An environmental group last week named the Raymark Superfund site in Stratford one of the worst polluters in New England.
"Over the past two decades, the Dirty Dozen Awards have shined a spotlight on egregious polluters and toxic threats in New England," the Toxic Actions center writes in its report, 25 Years of the Dirty Dozen: Past and Current Pollution Threats in New England.
"During this time," the introduction continues, "a number of award winners have changed their poor practices and cleaned up their acts while others have not. This report highlights twelve bad actors, a compilation of the region's worst offenders."
An Asbestos Problem
The Raymark Superfund site is now home to a Walmart, a ShopRite and a Home Depot, though the report states "dozens more toxic waste sites still remain around Stratford...on residential, commercial, and public properties."
The report says Raymark's inclusion as one of the top 12 polluters in New England relates to health problems associated with asbestos exposure.
"People who have lived in Stratford for a long time can remember digging up shredded brake pads in their backyards. Raymark Industries operated in the town of Stratford from 1919 to 1989, manufacturing gaskets, clutches and asbestos brake linings for the automobile industry."
Though the business employed thousands of town residents and generated millions of dollars of revenue for Stratford, "its facade began to crumble," the report says, in the 1980s when the public became aware of the health problems assiociated with asbestos exposure.
Lawsuits to Bankruptcy
The report states: "Company documents show that longtime president Sumner Simpson had been aware of these health effects for decades without taking measures to protect employees from toxic exposure or even to notify them of the threat. Workers began to file lawsuits against the company in the 1980s.
"Instead of taking responsibility for its misdeeds, Raymark filed for bankruptcy and reorganized its financial assets to avoid the consequences of its actions.
"In the wake of its multiple bankruptcies," the report continues, "Raymark mixed waste from its industrial processes with soil and began distributing it to residents of Stratford for use in gardens and on lawns [without notifying them] that the soil contained high levels of asbestos, lead, copper, polychlorinated biphenyls (PCBs), and volatile organic compounds (VOCs).
Contamination Spreads, Remains
"Raymark spread its contaminated soil on other sites across the town, including a baseball field, a public park, and forty-six residential properties. Wetlands along the Housatonic River suffered the same fate.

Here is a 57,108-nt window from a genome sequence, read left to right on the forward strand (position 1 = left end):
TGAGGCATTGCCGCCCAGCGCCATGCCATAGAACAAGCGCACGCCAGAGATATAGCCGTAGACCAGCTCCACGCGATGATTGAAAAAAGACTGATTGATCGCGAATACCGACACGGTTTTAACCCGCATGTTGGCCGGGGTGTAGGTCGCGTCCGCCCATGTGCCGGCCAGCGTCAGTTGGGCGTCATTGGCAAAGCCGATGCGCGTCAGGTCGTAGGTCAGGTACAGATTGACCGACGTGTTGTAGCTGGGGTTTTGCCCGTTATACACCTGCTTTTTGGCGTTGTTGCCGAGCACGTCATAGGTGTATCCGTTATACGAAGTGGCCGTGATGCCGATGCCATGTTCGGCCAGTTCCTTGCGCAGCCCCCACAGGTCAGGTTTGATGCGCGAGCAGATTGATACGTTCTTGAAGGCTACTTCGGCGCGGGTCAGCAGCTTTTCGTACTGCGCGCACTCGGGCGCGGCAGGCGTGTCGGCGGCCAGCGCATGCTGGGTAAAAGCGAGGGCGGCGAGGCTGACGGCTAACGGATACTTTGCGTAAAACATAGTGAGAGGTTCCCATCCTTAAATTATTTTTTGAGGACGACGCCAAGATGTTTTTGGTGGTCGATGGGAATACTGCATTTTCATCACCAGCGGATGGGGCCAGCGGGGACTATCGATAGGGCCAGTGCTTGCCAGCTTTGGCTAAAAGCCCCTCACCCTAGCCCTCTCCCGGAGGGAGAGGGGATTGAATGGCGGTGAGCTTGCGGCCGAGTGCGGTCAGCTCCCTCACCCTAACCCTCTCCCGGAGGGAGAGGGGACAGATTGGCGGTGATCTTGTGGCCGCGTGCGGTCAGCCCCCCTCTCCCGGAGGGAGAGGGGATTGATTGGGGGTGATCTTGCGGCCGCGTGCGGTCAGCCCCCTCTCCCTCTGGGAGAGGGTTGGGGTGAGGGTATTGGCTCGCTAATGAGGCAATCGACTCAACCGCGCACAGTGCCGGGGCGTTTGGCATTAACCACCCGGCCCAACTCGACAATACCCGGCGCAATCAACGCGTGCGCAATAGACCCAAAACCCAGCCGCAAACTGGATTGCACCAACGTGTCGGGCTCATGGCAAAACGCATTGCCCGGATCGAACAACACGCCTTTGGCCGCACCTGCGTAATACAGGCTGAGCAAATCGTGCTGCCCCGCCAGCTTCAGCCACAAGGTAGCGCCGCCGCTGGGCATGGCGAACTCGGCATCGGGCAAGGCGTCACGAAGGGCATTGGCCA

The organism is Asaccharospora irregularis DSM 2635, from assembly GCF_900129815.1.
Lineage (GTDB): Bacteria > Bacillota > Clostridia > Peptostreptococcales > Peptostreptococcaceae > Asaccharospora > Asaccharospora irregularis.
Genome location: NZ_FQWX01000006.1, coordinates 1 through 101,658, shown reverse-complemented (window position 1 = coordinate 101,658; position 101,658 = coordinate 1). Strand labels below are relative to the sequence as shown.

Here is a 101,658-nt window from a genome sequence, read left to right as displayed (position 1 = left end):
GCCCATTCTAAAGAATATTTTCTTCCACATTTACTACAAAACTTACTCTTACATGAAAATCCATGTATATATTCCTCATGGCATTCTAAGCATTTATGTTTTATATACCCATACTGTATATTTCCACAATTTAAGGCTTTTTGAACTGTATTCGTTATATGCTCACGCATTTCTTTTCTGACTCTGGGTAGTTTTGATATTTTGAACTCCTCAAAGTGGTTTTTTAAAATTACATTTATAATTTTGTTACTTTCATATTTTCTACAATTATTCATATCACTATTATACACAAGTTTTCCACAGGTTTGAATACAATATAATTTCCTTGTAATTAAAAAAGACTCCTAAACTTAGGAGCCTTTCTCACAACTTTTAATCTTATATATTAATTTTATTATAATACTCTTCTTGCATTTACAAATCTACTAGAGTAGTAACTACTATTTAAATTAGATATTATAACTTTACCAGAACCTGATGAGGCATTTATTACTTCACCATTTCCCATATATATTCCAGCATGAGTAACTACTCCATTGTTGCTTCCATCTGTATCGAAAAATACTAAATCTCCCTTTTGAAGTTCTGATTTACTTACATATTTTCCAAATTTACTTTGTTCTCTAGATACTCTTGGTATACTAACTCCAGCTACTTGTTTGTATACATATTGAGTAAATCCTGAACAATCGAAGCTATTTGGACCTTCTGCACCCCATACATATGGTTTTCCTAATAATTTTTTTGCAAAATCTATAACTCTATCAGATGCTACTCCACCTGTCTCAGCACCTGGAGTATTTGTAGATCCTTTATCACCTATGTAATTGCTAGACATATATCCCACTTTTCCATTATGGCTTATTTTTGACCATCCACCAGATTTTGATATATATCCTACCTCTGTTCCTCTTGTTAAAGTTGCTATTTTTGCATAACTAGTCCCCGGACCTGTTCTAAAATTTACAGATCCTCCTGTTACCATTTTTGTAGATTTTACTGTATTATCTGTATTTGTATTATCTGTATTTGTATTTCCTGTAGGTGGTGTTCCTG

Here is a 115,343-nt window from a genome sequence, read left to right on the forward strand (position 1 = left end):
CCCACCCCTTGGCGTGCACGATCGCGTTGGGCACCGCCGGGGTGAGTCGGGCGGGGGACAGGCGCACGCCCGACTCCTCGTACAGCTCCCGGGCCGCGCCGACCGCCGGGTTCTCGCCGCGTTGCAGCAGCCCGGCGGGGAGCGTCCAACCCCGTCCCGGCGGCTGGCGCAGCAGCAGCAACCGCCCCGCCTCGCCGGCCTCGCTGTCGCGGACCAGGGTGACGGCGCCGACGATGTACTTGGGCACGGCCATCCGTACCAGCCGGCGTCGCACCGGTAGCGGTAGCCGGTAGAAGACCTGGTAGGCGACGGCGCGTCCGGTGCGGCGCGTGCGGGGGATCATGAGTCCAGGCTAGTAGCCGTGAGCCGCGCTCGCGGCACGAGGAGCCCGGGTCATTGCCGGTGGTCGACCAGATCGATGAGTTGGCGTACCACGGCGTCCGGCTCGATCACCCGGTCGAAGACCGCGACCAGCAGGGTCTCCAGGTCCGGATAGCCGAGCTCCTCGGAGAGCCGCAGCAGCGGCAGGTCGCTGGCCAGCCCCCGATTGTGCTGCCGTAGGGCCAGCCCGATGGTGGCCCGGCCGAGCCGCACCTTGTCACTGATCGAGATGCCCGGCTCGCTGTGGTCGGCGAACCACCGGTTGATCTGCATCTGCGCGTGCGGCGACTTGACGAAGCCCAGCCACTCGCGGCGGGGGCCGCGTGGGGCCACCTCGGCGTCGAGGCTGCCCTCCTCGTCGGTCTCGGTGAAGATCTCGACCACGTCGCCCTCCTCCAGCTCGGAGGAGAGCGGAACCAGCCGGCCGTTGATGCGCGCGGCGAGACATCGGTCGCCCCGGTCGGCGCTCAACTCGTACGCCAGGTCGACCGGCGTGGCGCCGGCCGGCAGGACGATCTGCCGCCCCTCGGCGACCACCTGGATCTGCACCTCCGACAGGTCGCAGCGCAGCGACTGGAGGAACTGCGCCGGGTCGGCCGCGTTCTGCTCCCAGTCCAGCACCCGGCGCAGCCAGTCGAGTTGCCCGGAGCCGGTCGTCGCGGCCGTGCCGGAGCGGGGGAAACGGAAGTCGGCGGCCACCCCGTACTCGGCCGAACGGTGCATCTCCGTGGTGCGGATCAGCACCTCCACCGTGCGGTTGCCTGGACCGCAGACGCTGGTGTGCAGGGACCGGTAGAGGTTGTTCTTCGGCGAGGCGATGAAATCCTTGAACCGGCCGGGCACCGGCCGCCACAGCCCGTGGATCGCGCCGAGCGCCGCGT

"When the town discovered that Raymark waste contained asbestos, lead, copper, PCBs, and VOCs, they called in the U.S. Environmental Protection Agency (EPA), which declared the toxic waste sites throughout town to be a federal Superfund site in 1995."
In 2001, 12 years after declaring bankruptcy, Raymark paid $6.8 billion in personal injury claims and unpaid retirement benefits to workers and hundreds of millions in environmental liabilities, according to the report.
But the contamination remains.
Despite $200 million of work led by the Environmental Protection Agency and other state and federal agencies, "a toxic plume flows in the groundwater, seeping into homes through their very foundations, [leading the state Department of Energy and Environmental Protection to install] air filters in over one hundred homes.
"Newcomers to Stratford often move into houses without any information about the extent of the problem because neither the town nor Raymark nor anyone else has any legal obligation to inform them."
'Short-cuts Instead of Solutions'
The report states: "In spite of years of negotiations between EPA and concerned citizens of Stratford, the federal agency's most recent plan proposes short-cuts instead of solutions. Their plan 'will reduce but not eliminate potential direct exposure to Raymark waste' by excavating the remaining toxic sites around town and consolidating the contaminated soil at sites in the middle of densely populated residential neighborhoods."
The report credits a local residential group called SaveStratford.org for "banning the dumping of asbestos-laden wastes in residential neighborhoods as part of Connecticut's landmark 2008 environmental justice law." The report also commends the group for proposing alternative remediation plans to the EPA's.
Local Group Says They're Ignored
SaveStratford, which was formed in 2007, released a statement following the report's publication last week.
"We've presented scientifically proven technology that effectively eliminates asbestos and PCB's as well as neutralizes lead and other heavy metals to the EPA and CT State DEEP as a solution," the group said.
"Sadly, both USEPA Region 1 and the CT State DEEP have chosen to ignore these solutions and continue pushing their one and only substandard, underfunded proposal that: Does not clean up the Toxic Raymark Waste. Does not fix the problem. Does not help Stratford."
The report from the Toxic Actions center concludes: "Twenty-three years after the initial remediation began at Raymark, instead of a band-aid approach, the families, businesses and community of Stratford deserve a fully funded, comprehensive cleanup of the Toxic Raymark waste to protect public health, environment and quality of life."